It is pretty simple to get r3 to do some cool calculations for us. I got the whole sample in a very short amount of time. It took me more time to write this post than to make r3 calculate the commiter percentages.
Original title and link: Demoing the Python-Based Map-Reduce R3 Against GitHub Data ( ©myNoSQL)
A.Jesse Jiryu Davis:
PyMongo is three and a half years old. The core module is 3000 source lines of code. There are hundreds improvements and bugfixes, and 7000 lines of unittests. Anyone who tries to make a non-blocking version of it has a lot of work cut out, and will inevitably fall behind development of the official PyMongo. With Motor’s technique, I can wrap and reuse PyMongo whole, and when we fix a bug or add a feature to PyMongo, Motor will come along for the ride, for free.
Original title and link: How I Asynchronized MongoDB Python Synchronous Library ( ©myNoSQL)
Anyway to cut a long story short my attempt eventually failed because my mathematical naivety hid the fact that a brute force attack would result in far too many hours of computation and a database that was simply too vast. I gave up after running it for three hours and it was showing that it had computed 24 million board states, it still had 18 million un-computed child boards to investigate and had a 23Gig database. I think it is still possible to do this almost completely with brute force if I remove symmetrical board states (apparently if done right there are only 23 million possible board states when symmetry is considered) but that is way beyond just investigating the technology and object orientation.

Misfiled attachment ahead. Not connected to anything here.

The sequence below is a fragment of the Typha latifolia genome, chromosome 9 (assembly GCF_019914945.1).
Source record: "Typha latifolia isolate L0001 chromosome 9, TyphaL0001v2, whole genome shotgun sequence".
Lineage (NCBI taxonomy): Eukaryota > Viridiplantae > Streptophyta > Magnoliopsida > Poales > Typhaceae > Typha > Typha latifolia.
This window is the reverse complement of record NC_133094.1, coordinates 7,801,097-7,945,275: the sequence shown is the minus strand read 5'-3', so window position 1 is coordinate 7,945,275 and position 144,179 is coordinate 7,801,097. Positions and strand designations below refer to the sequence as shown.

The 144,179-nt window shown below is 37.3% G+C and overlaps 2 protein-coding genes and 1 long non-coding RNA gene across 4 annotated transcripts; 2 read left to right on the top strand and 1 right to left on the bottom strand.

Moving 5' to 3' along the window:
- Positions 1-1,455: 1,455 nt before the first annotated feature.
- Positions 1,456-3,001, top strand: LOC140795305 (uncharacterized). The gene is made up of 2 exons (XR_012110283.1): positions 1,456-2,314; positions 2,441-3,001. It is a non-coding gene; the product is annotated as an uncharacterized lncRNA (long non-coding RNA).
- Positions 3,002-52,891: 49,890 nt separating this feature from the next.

Peg Solitaire sounds like a good excuse to look into Python and MongoDB.
Original title and link: Peg Solitaire With Python and MongoDB ( ©myNoSQL)
A list of DynamoDB libraries covering quite a few popular languages and frameworks:
A couple of things I’ve noticed (and that could be helpful to other NoSQL database companies):
- Amazon provides official libraries for a couple of major programming languages (Java, .NET, PHP, Ruby)
- Amazon is not shy to promote libraries that are not official, but established themselves as good libraries (e.g. Python’s Boto)
- The list doesn’t seem to include anything for C and Objective C (Objective C is the language of iOS and Mac apps)
Original title and link: DynamoDB Libraries, Mappers, and Mock Implementations ( ©myNoSQL)